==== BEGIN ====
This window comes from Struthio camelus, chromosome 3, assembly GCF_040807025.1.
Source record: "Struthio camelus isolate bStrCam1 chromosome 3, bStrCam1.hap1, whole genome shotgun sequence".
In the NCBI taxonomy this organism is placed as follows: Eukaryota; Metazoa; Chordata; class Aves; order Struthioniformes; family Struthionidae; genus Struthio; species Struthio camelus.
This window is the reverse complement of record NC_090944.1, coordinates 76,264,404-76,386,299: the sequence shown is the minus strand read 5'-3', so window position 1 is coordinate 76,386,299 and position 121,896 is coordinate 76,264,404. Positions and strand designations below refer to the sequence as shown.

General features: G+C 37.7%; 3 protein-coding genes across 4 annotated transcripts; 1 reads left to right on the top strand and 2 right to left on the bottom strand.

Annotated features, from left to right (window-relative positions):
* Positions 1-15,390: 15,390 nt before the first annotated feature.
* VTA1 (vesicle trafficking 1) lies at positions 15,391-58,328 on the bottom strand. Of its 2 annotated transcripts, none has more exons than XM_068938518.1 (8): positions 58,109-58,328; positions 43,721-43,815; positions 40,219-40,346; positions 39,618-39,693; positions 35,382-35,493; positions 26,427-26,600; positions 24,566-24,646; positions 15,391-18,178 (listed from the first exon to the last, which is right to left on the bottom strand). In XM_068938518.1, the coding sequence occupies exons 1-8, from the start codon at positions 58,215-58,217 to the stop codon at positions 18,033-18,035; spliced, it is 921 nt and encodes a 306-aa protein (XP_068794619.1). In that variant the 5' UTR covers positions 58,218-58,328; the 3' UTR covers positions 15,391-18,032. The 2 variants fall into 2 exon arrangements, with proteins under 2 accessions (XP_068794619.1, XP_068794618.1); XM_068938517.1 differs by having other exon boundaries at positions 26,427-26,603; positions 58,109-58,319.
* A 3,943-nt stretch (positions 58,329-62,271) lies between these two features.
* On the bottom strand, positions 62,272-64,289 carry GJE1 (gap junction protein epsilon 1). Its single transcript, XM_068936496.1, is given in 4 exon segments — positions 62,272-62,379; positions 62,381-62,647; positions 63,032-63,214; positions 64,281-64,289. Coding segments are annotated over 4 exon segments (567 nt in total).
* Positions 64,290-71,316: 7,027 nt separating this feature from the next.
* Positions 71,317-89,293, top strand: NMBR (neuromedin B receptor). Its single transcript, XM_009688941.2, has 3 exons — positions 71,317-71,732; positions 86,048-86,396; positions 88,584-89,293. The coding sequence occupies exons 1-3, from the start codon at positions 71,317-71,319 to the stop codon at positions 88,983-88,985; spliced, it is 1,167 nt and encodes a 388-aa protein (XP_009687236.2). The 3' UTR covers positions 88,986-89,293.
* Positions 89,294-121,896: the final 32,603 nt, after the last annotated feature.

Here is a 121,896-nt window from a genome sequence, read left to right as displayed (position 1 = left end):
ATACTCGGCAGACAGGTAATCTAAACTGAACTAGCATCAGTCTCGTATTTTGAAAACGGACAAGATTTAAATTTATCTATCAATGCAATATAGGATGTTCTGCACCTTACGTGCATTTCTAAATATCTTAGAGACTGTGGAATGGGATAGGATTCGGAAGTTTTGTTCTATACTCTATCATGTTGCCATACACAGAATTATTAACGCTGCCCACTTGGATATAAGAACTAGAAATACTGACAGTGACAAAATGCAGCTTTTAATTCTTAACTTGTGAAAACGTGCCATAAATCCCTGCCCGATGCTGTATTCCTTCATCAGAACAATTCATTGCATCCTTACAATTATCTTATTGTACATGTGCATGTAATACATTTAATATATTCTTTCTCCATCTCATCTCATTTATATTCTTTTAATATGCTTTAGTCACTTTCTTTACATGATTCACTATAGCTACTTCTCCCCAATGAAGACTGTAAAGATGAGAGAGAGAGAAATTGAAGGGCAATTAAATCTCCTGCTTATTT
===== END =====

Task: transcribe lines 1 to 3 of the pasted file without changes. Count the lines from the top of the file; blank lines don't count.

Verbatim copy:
This window comes from Struthio camelus, chromosome 3, assembly GCF_040807025.1.
Source record: "Struthio camelus isolate bStrCam1 chromosome 3, bStrCam1.hap1, whole genome shotgun sequence".
In the NCBI taxonomy this organism is placed as follows: Eukaryota; Metazoa; Chordata; class Aves; order Struthioniformes; family Struthionidae; genus Struthio; species Struthio camelus.